Teak is a highly sought after wood exotic wood, but it can be rather expensive. But people buy it all the same, and use it for all manner of things, including for furniture, decking and indoor flooring.
Teak wood is only found in tropical locations, with contrasting dry and wet seasons, which makes it somewhat of a rare find.
But the flip side to using such exotic hard to get hold of wood is that you really have to work to properly maintain it and keep it in the same condition as when you bought it.
This means cleaning it on a regular, if not frequent, basis. And avoid walking on it with any heavy or pointed footwear, including the likes of high heel stilettos, cleats and boots with steel cap toes.
And of course, it also means that any spills should be swiftly cleaned up, so that the properties of any drinks or foods don’t get absorbed into the wood and damage or stain it. If you have a kids room to consider, we have a separate article for you here.
Another great tip is to use rugs, or at least a welcome mat, on entry to a property in order to catch the majority of any dirt and grime that you bring in with you from outside.
You should also try to use furniture pads under the legs of all the furniture in the room. This becomes especially important when you need to move the furniture in order to clean underneath. You don’t want to risk scratching your teak wood flooring.
We would also recommend that you keep an eye on the humidity of the room/s that feature teak flooring, and maintain the wood’s moisture levels for optimum upkeep.
And while you don’t necessarily need to keep the teak floor polished (can you imagine – people would be slipping and sliding all over the place!) If you would like to see the wood polished you can do so, especially if you want to get back some of the teak wood’s natural color.
But you should not let any of these tips dissuade you from going for teak flooring. It’s actually one of the toughest and most durable woods out there, with a significant level of impact resistance. It’s just scratching that you need to watch out for.
How Do You Clean Teak Floors?
For basic day-to-day cleaning, you can get away with using simple mopping techniques that you would with other wooden floors.
And of course, you can vacuum. But if you do vacuum, you should use a vacuum cleaner with a soft bristle brush so that you don’t risk damaging the floor. Cylinder vacuums tend to work best.
And if you intend to sweep the floor, rather than vacuum before you get out the mop, then you must again ensure that you use a soft bristle sweeping brush that will be gentle on your teak flooring.
But, every so often, we strongly recommend that you invest in a dedicated wood cleaner, instead of just the usual soap and water. Such dedicated wood cleaners are always readily available with all the good online retailers, and are very affordable.
This is very easy to do. You simply mop the teak floor with the dedicated teak cleaner in place of your usual soap and water.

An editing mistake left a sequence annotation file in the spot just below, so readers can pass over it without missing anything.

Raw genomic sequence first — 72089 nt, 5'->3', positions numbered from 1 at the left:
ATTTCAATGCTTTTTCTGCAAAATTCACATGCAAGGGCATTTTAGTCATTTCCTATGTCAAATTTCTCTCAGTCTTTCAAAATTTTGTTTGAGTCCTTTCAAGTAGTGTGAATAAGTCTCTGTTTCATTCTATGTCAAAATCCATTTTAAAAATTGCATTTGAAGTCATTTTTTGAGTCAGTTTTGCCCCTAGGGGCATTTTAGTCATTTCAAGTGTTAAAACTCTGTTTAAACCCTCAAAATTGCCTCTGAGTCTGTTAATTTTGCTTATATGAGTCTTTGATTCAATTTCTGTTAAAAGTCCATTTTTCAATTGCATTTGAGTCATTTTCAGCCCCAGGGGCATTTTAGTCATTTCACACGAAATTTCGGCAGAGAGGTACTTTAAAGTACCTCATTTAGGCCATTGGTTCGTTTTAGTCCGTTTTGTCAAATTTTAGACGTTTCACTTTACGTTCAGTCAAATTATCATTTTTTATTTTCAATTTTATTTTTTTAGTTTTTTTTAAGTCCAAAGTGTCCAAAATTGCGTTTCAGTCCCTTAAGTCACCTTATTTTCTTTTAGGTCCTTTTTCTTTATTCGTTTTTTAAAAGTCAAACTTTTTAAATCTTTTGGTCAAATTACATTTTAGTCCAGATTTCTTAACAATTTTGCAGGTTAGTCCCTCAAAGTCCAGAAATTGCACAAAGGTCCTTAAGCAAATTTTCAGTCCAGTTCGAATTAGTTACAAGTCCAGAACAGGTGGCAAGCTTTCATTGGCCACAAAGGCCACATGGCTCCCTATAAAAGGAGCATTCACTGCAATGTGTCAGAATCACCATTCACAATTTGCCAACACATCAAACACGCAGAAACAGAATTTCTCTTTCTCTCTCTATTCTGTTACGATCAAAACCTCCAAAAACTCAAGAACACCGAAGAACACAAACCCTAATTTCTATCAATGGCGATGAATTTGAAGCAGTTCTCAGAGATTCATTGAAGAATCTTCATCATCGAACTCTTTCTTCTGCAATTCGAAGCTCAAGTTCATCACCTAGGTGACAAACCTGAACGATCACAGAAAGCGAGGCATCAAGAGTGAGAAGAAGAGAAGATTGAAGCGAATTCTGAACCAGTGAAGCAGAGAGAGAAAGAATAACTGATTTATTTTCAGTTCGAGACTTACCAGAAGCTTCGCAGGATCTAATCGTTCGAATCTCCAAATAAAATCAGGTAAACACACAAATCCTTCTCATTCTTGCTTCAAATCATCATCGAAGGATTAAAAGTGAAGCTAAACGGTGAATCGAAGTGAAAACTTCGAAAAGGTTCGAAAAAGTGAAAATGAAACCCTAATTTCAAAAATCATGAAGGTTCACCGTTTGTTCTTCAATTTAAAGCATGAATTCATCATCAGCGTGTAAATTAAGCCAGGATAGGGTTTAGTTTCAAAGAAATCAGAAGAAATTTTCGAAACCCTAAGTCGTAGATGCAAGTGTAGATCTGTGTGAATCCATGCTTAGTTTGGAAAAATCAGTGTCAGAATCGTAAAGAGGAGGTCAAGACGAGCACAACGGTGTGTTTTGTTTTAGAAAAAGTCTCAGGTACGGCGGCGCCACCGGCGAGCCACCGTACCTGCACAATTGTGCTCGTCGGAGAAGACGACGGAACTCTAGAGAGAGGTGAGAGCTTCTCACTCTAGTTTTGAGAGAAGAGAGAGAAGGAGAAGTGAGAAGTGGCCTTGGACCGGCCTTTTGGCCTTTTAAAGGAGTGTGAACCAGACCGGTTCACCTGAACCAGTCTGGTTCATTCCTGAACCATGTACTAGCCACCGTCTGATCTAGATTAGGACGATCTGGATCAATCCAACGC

Such dedicated teak cleaners can really revive the color of old, weathered teak wood. And you can even get teak cleaners that are specially designed to kill any mold and mildew that might be present there.
If you have a sufficiently small area to clean, it would be better for you to scrub the floor rather than to mop. To do this, simply dip a scrubbing brush into the teak cleaner, and scrub the surface of the wood to loosen any dirt and grime. Then, you can simply wipe it over with a lint-free cloth.
As you use the dedicated cleaning solution, the gray and weathered look of the wood will dissipate. And then you can simply rinse the teak flooring in order to remove any excess teak cleaner solution that might still be present.
If your teak flooring is on an outdoor deck, you can help to extend the life of your deck by rinsing gently with a garden hose after applying the dedicated teak wood cleaner.
How Do You Restore Teak Wood Floors?
We’re pleased to report that teak wood floors can be restored by following a few simple steps and with a little elbow grease. Here’s how…
Step one – Vacuum
Begin by vacuuming your flooring, preferably with a soft bristled vacuum. It is important that you vacuum rather than sweep, because this gets all the dust, dirt and debris out of all those nooks and crannies.
Step two – Sand
Then, use a hand power sander to sand down the floor. The important thing to remember here is to go with the grain of the wood rather than against it. Start with heavy grit sandpaper, such as 36 grit, and sand down the entire floor, using straight even strokes. Then you will need to repeat this with 60 grit sandpaper, then with 80 grit, and finally with 100 grit.
Step three – Vacuum
Clean up all the dust from the sanding. You should use a vacuum with a soft bristle brush to avoid any unnecessary scratching or gouging etc. Then sweep with a soft bristle broom, before going over it with a damp cloth.
Step four – Stain
At this point, you are in a position to apply a stain if you so wish. If you do, remember to let it completely dry before each new coating.
Step five – Finish
When you have completed all the previous steps, you can now apply some sealer. This will help to protect the teak floor against general wear and tear, and also protect it from accidental spills as well.
Note – some stains have sealer included, but some don’t.
Teak flooring is a worthy investment. Sure, it takes a little maintenance, but you won’t have to get on your hands and knees to scrub it very often. Just remember to avoid high heels and swiftly clean up any spills.